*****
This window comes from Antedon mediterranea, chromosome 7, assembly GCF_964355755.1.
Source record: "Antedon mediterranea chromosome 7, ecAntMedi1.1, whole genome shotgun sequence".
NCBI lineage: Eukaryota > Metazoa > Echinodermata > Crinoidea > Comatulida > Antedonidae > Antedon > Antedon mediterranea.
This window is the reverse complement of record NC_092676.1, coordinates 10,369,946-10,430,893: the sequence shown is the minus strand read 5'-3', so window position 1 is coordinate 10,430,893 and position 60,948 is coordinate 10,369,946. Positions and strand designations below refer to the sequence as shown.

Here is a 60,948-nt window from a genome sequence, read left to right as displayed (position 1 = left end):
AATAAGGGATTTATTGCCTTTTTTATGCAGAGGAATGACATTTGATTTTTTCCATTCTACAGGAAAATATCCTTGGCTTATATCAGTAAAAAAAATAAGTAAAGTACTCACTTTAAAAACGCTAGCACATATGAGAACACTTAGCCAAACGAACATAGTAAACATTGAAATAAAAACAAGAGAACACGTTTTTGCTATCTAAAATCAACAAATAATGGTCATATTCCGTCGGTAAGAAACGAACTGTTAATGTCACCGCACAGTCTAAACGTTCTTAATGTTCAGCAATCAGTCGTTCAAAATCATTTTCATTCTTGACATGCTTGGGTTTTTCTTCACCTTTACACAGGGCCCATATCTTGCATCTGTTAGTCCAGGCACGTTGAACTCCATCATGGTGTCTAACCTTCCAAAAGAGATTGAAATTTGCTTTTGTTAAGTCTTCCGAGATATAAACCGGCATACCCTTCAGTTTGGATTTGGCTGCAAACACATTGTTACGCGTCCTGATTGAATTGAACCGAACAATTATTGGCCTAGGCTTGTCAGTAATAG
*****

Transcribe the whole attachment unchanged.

This window comes from Antedon mediterranea, chromosome 7, assembly GCF_964355755.1.
Source record: "Antedon mediterranea chromosome 7, ecAntMedi1.1, whole genome shotgun sequence".
NCBI lineage: Eukaryota > Metazoa > Echinodermata > Crinoidea > Comatulida > Antedonidae > Antedon > Antedon mediterranea.
This window is the reverse complement of record NC_092676.1, coordinates 10,369,946-10,430,893: the sequence shown is the minus strand read 5'-3', so window position 1 is coordinate 10,430,893 and position 60,948 is coordinate 10,369,946. Positions and strand designations below refer to the sequence as shown.

Here is a 60,948-nt window from a genome sequence, read left to right as displayed (position 1 = left end):
AATAAGGGATTTATTGCCTTTTTTATGCAGAGGAATGACATTTGATTTTTTCCATTCTACAGGAAAATATCCTTGGCTTATATCAGTAAAAAAAATAAGTAAAGTACTCACTTTAAAAACGCTAGCACATATGAGAACACTTAGCCAAACGAACATAGTAAACATTGAAATAAAAACAAGAGAACACGTTTTTGCTATCTAAAATCAACAAATAATGGTCATATTCCGTCGGTAAGAAACGAACTGTTAATGTCACCGCACAGTCTAAACGTTCTTAATGTTCAGCAATCAGTCGTTCAAAATCATTTTCATTCTTGACATGCTTGGGTTTTTCTTCACCTTTACACAGGGCCCATATCTTGCATCTGTTAGTCCAGGCACGTTGAACTCCATCATGGTGTCTAACCTTCCAAAAGAGATTGAAATTTGCTTTTGTTAAGTCTTCCGAGATATAAACCGGCATACCCTTCAGTTTGGATTTGGCTGCAAACACATTGTTACGCGTCCTGATTGAATTGAACCGAACAATTATTGGCCTAGGCTTGTCAGTAATAG